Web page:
Altvater: Ryder Cup has Toledo connectionWritten by Fred Altvater | | BackNine@toledofreepress.com
The Ryder Cup will be held this week at Gleneagles in Perthshire, Scotland. It has become one of the most highly anticipated sporting events in the world. The biennial golf tournament features two 12-man teams from both Europe and the United States in match play competition and has been held since 1927.
It is not well known, however, that the idea for the Ryder Cup was born right here in Toledo, Ohio.
S.P. Jermain has been called the “Father of Public Golf in America.” He served four terms as the Chairman of Board of Parks Commissioners for the city of Toledo at the end of the 19th century and was responsible for the construction of Ottawa Park Golf Course. It opened for play in 1898 and was the first public golf course built west of New York City.
Jermain was also the president of the Inverness Club when the land was purchased for that iconic golf course.
He was one of the leaders in golf in the United States in the early 1900’s and was instrumental in convincing the USGA to bring a U.S. Open to Inverness in 1920.
The 1920 U.S. Open is historic for several reasons. An 18-year-old golfing-phenom, Bobby Jones made his first appearance in a U.S. Open at Inverness in 1920.
In the early days golf professionals were not welcome in the clubhouse of the private clubs on which they played. Mr. Jermain felt this to be an archaic practice and opened the Inverness Club locker room to the participants of the 1920 U.S. Open.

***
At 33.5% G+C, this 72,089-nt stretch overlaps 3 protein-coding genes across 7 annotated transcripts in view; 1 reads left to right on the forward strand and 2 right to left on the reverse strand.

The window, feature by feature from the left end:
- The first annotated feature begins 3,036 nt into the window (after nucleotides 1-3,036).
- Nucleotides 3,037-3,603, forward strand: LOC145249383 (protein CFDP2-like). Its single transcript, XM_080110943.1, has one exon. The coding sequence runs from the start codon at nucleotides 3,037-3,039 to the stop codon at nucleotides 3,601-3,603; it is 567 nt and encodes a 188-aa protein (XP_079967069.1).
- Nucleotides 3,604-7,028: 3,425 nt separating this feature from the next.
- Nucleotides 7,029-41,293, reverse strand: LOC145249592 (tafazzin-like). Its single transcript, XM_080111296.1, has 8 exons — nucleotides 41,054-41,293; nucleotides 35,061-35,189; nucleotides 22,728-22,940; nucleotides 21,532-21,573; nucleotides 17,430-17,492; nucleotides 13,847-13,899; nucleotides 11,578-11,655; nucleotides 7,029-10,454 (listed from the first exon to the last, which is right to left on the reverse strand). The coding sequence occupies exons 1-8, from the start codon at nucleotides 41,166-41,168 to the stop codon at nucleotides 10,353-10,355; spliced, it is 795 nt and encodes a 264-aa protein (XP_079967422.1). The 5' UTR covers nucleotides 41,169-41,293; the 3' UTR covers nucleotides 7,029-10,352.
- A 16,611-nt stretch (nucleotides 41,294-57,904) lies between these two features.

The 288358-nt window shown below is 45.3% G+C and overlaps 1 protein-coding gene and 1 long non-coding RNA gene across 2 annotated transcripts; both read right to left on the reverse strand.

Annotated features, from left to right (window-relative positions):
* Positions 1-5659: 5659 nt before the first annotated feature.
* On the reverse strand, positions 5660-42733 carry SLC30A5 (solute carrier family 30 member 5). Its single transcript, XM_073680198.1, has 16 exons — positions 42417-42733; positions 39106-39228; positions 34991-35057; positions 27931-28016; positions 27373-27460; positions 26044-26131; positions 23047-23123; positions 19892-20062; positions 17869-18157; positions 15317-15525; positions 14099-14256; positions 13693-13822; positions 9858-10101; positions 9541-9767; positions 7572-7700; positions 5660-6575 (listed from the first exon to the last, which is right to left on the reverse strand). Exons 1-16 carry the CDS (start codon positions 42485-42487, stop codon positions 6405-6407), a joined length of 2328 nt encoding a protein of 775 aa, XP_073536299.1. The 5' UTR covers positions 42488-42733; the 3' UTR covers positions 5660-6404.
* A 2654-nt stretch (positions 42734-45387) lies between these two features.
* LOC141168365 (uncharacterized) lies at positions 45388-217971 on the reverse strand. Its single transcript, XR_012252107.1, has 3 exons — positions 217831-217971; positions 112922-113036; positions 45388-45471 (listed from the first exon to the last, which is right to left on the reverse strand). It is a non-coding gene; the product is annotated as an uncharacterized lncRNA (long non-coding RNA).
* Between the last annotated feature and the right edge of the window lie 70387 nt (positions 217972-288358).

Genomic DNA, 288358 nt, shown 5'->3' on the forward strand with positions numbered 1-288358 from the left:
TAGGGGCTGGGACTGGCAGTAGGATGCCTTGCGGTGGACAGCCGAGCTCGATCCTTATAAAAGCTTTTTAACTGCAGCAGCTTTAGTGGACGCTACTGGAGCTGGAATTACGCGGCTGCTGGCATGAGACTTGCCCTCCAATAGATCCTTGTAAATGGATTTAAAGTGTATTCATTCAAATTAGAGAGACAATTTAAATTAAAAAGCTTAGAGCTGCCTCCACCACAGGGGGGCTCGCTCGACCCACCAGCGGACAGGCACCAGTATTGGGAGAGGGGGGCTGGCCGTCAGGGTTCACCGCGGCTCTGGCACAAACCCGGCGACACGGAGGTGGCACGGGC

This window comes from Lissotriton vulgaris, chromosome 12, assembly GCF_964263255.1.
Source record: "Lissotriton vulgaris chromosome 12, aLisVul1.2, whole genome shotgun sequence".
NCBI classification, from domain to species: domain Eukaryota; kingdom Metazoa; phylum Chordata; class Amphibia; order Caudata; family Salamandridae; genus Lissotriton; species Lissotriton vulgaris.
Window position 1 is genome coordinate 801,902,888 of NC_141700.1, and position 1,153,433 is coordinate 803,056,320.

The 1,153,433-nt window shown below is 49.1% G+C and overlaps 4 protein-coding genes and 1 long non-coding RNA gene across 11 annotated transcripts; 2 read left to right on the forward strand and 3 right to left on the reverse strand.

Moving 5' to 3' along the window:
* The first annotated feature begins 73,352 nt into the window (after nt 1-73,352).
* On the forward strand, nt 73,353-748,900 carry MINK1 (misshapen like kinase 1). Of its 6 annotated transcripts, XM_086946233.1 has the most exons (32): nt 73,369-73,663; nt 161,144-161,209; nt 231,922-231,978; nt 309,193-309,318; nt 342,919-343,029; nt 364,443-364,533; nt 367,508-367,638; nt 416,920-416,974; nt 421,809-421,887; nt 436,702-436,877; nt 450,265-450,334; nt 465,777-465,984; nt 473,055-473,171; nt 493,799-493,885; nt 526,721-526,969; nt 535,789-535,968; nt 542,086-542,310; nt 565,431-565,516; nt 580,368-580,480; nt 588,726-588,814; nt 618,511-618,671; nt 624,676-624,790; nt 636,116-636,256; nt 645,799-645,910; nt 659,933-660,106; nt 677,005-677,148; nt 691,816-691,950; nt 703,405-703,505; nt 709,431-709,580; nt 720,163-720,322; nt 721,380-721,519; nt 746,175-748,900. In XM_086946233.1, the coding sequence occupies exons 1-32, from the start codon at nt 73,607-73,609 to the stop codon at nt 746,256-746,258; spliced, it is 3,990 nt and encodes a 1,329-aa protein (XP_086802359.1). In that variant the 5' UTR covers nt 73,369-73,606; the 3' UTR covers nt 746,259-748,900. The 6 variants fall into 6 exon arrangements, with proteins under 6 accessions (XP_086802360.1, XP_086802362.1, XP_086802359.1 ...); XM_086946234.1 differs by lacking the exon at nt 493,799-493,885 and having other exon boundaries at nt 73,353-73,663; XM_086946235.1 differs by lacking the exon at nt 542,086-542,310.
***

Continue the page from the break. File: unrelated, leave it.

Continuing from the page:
The great Walter Hagen was so appreciative of Jermain’s generosity that he took a collection among the professionals and used the funds to purchase a beautiful clock that sits proudly in the entry of the club today.
Jermain proffered the idea of holding a tournament featuring the best amateurs from Great Britain and the United States in a team competition to the then President of the PGA of America, George Sargent after the 1920 U.S. Open.
Sargent was quoted in the Toledo News-Bee in 1931,
“The credit for the idea (of the Ryder Cup) should go to Sylvanus P. Jermain of Toledo, who made the suggestion back in 1921, the year after the U.S. Open was staged at Inverness.”
The first such exhibitions were held in 1921 and a second competition was held at Gleneagles in Scotland in 1926.
Sam Ryder was involved with the 1926 event and became so enamored with the idea of the team competition that he offered to supply the trophy to the winning team, hence the Ryder Cup.
Sam Ryder got his name on the event that has become such a huge success in the world of golf, but the idea stemmed from a forward-thinking S.P. Jermain right here in Toledo.
Fred Altvater offers golf tips and videos at www.toledoohiogolflessons.com. Email him at BackNine@toledofree press.com or follow him on Twitter @tolohgolfr.